Tips for writing and recording
- The word count limit is 3000 give or take. That’s because it will take about 20 minutes to read it aloud and, unless you’re a pro with a studio, you will struggle to do that in one sweep without the odd glitch. Unexpected interruptions, gurgling radiators, the door bell, a missed word or wrong inflection, make it tricky to achieve a good clean recording in one go. Keeping it short is your best chance of ending up with the track, the whole track, and nothing but the track.
- Think about what you’re writing. Dialogue or Q&As can be confusing if you don’t use your voice to distinguish between speakers*.
- Stick to the script. This is about supporting people’s reading so using different words in your audio or missing some out isn’t helpful.
- Read your story, poem, or document aloud as you write it, it helps achieve clarity. Fiction writers and poets know this, fact writers not so much. Try it, your documents will benefit.
- Practise reading your piece before you record it.
- Don’t rush*. However slowly you think you’re reading, unless you’re a pro it’s probably still faster than it need be. Listen back – a common problem is not really articulating all the joiner words, the ones that hold the emphasised words together. It’s like leaping over stepping stones instead of sploshing steadily through the stream.
- Don’t over-articulate** as if you’re in a choir. We don’t need to hear every ‘t’ or ‘d’ as if it‘s the star of the show. Be natural but not sloppy.
- Pretend you have an audience of one and you’re reading especially for them. The BBC used to (still does sometimes) talk about ‘the listener’; recognising the way people often relate to that voice coming to them in their own homes.
- Be prepared to record, re-record, and re-record until it sounds good enough and you’re sure it follows the text you’re publishing word for word.
- Save your file as an MP3 because that’s the kind most people can play on most devices.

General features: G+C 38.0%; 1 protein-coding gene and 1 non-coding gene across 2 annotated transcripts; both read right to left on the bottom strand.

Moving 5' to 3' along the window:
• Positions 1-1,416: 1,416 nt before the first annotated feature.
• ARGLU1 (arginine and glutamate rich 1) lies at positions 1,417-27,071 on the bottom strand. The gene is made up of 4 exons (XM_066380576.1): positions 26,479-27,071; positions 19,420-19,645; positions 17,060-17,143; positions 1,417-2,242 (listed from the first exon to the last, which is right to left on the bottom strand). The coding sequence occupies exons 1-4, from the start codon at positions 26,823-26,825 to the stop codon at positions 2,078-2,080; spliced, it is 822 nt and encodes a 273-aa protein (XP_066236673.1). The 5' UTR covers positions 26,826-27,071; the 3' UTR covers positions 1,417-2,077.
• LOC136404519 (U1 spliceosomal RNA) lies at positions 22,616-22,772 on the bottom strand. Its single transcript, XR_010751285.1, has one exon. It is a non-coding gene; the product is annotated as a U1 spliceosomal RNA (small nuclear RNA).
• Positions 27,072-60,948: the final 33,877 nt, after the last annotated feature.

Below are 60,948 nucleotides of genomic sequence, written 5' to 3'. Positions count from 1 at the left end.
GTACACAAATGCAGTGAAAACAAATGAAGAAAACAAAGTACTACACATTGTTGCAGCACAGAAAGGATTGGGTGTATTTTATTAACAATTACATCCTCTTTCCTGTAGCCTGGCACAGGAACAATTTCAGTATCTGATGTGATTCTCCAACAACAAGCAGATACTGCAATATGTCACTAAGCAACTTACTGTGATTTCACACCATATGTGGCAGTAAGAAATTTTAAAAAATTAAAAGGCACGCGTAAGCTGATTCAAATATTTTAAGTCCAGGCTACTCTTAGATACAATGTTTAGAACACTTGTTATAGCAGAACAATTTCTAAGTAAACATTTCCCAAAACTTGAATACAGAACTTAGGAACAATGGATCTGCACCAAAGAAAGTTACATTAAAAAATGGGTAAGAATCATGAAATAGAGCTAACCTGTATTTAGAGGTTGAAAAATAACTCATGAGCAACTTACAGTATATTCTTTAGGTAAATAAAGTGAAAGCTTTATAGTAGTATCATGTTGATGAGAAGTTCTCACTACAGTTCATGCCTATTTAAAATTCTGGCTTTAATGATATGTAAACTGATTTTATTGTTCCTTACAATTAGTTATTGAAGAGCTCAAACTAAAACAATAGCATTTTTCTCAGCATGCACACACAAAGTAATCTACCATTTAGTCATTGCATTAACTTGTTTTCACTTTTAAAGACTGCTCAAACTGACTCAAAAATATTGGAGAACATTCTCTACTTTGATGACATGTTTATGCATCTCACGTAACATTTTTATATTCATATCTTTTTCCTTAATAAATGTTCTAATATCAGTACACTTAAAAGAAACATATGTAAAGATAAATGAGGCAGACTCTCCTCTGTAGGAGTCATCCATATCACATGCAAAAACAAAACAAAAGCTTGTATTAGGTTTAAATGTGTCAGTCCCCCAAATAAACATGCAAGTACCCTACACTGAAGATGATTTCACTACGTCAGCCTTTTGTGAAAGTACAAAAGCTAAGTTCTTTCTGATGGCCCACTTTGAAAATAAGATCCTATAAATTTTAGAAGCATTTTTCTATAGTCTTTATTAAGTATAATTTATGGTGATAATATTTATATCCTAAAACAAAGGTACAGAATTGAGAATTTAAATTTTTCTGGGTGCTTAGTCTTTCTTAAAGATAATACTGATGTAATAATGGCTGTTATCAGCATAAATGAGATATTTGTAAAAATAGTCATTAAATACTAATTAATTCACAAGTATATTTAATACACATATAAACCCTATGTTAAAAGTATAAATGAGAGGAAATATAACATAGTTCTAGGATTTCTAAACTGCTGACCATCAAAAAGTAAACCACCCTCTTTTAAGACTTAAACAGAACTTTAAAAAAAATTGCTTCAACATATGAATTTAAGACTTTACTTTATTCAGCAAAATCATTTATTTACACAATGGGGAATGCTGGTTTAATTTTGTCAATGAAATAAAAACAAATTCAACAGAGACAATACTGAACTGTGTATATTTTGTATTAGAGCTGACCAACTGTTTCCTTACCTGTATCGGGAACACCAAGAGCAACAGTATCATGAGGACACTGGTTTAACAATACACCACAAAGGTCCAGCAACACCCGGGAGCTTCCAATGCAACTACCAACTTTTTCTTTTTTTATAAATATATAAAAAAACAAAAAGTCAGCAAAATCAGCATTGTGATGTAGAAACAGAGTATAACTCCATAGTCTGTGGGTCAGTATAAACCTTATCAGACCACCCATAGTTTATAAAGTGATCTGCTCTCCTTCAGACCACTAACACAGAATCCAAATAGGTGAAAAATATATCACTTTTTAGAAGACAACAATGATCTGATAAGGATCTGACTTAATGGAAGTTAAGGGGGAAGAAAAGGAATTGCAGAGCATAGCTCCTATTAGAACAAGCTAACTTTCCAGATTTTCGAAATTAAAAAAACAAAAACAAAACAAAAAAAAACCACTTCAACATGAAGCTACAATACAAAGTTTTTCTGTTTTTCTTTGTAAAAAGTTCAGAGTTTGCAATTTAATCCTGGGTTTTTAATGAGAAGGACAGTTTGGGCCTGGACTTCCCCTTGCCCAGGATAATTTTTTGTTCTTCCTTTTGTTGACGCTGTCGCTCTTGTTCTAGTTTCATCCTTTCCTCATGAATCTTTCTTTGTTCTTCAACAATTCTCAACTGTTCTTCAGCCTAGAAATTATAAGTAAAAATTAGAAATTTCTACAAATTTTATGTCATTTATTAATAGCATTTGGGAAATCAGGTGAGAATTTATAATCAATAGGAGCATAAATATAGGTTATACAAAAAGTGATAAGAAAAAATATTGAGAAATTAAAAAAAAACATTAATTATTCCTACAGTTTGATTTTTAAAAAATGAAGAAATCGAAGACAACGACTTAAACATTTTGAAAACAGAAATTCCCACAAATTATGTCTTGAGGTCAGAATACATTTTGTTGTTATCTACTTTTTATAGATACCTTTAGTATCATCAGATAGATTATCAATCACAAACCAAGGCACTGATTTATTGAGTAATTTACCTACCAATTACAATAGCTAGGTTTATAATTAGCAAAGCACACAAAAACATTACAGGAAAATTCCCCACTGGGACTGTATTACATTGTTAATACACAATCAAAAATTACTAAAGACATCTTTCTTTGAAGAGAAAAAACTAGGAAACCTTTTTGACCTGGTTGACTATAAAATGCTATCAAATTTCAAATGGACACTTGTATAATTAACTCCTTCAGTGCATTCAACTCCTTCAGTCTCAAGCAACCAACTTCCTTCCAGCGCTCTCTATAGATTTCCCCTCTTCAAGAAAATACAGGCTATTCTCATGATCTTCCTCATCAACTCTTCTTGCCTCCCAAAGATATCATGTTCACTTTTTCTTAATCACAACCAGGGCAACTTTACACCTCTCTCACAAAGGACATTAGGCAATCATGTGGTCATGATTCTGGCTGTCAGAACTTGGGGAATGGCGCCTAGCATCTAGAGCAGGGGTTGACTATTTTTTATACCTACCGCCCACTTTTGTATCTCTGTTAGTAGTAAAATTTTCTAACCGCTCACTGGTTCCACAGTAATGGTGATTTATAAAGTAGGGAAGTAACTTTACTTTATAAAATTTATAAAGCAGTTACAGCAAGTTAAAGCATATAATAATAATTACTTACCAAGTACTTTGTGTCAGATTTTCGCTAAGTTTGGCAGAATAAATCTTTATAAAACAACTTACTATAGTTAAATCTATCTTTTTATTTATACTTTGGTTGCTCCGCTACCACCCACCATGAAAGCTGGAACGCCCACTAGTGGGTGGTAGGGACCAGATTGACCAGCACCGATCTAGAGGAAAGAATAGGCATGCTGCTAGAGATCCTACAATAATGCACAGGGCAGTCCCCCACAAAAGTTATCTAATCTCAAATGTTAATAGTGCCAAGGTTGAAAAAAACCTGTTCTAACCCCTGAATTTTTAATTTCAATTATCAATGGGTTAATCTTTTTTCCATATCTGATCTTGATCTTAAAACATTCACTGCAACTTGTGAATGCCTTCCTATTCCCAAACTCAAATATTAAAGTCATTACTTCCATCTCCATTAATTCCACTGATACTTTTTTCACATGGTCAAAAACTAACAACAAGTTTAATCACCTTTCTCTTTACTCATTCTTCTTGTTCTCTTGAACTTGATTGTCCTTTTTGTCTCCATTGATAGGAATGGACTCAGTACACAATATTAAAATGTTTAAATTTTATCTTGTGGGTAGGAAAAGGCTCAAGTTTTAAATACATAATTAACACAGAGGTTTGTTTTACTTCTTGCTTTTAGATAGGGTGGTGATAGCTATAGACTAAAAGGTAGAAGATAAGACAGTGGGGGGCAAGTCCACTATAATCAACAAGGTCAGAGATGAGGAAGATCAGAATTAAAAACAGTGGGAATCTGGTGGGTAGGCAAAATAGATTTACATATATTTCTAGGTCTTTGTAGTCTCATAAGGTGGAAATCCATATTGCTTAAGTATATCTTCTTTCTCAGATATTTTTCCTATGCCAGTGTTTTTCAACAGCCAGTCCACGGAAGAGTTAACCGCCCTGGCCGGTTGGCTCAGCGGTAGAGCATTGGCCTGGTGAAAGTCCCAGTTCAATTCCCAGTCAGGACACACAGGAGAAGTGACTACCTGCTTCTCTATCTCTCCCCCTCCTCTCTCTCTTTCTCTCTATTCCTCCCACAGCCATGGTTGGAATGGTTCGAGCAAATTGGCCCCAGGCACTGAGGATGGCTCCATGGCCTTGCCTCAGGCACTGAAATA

- Listen to your recording through headphones before you send it off. That’s first because it sounds different when it’s directly in your ears, and second because it makes you think about that one person listening to your voice via such a close and intimate connection.
- If you want to password protect your file, choose something simple. Capitals can be tricky on a smart phone, ditto long complicated strings of characters. So think about your users – who do you want to access your material and who do you want to keep it from? Examples: a research team might want to restrict access to information about their study to people who’ve signed up as participants, while a publisher might choose to password protect material so that it’s only accessible from their book, meaning you have to buy the book first.
- Equipment: Audacity is a free programme for Windows or Mac; iOS devices have a choice of free apps such as Motiv, Voice Record, Voice Notes, Recorder, Voice Memos. Some will suit better than others depending on your needs. A good condensing microphone will improve your input. Mono is fine. This may be your biggest outlay but still needn’t be huge. Use a pop screen with it to minimise explosive sounds such as the ‘p’ in ‘pop’.
Reading your own work aloud benefits the writing as well as the feeling of connection between you and your reader/listener but for some people, this won’t be possible. If that’s the case and you really, really can’t, then there are voice artists*** who can do it for you. They will charge.
More tips to come as we think of them or you tell us.
*Paul McVeigh, author of The Good Son, talks about the pros and cons of reading his own material with regard to recording his audio book, : If you have 5 characters speaking in one page, are you really good enough to differentiate between them? But that The [added] bonus for the listener is, [as the story is set in Northern Ireland and has some of the vernacular,] the delivery can help with the understanding.
**Some of these tips come from working with voice coach Dorothy Rosser who’s based in the South East and works in a variety of professional contexts.
***Professionals such as Lorraine Ansell who narrates both fact and fiction.